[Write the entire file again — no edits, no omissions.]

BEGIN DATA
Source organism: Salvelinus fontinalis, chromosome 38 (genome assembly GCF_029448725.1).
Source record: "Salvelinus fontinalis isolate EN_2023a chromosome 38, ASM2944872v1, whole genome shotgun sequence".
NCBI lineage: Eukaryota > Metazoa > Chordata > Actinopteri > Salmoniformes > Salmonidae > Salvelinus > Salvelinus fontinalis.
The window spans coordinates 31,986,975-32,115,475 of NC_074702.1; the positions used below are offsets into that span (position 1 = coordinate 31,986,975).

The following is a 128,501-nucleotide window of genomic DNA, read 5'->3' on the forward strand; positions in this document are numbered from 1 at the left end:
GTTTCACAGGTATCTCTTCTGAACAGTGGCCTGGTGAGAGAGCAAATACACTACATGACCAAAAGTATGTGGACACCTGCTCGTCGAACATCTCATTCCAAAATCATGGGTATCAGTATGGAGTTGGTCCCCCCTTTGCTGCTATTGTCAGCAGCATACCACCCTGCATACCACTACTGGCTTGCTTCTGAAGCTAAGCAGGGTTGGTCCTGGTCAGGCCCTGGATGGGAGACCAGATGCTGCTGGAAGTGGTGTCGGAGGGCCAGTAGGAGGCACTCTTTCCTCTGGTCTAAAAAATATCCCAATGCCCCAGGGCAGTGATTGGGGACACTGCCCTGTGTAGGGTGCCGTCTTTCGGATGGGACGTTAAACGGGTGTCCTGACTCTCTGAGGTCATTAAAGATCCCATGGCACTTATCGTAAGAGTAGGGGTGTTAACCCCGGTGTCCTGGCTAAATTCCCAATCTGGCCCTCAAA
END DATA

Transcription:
Source organism: Salvelinus fontinalis, chromosome 38 (genome assembly GCF_029448725.1).
Source record: "Salvelinus fontinalis isolate EN_2023a chromosome 38, ASM2944872v1, whole genome shotgun sequence".
NCBI lineage: Eukaryota > Metazoa > Chordata > Actinopteri > Salmoniformes > Salmonidae > Salvelinus > Salvelinus fontinalis.
The window spans coordinates 31,986,975-32,115,475 of NC_074702.1; the positions used below are offsets into that span (position 1 = coordinate 31,986,975).

The following is a 128,501-nucleotide window of genomic DNA, read 5'->3' on the forward strand; positions in this document are numbered from 1 at the left end:
GTTTCACAGGTATCTCTTCTGAACAGTGGCCTGGTGAGAGAGCAAATACACTACATGACCAAAAGTATGTGGACACCTGCTCGTCGAACATCTCATTCCAAAATCATGGGTATCAGTATGGAGTTGGTCCCCCCTTTGCTGCTATTGTCAGCAGCATACCACCCTGCATACCACTACTGGCTTGCTTCTGAAGCTAAGCAGGGTTGGTCCTGGTCAGGCCCTGGATGGGAGACCAGATGCTGCTGGAAGTGGTGTCGGAGGGCCAGTAGGAGGCACTCTTTCCTCTGGTCTAAAAAATATCCCAATGCCCCAGGGCAGTGATTGGGGACACTGCCCTGTGTAGGGTGCCGTCTTTCGGATGGGACGTTAAACGGGTGTCCTGACTCTCTGAGGTCATTAAAGATCCCATGGCACTTATCGTAAGAGTAGGGGTGTTAACCCCGGTGTCCTGGCTAAATTCCCAATCTGGCCCTCAAA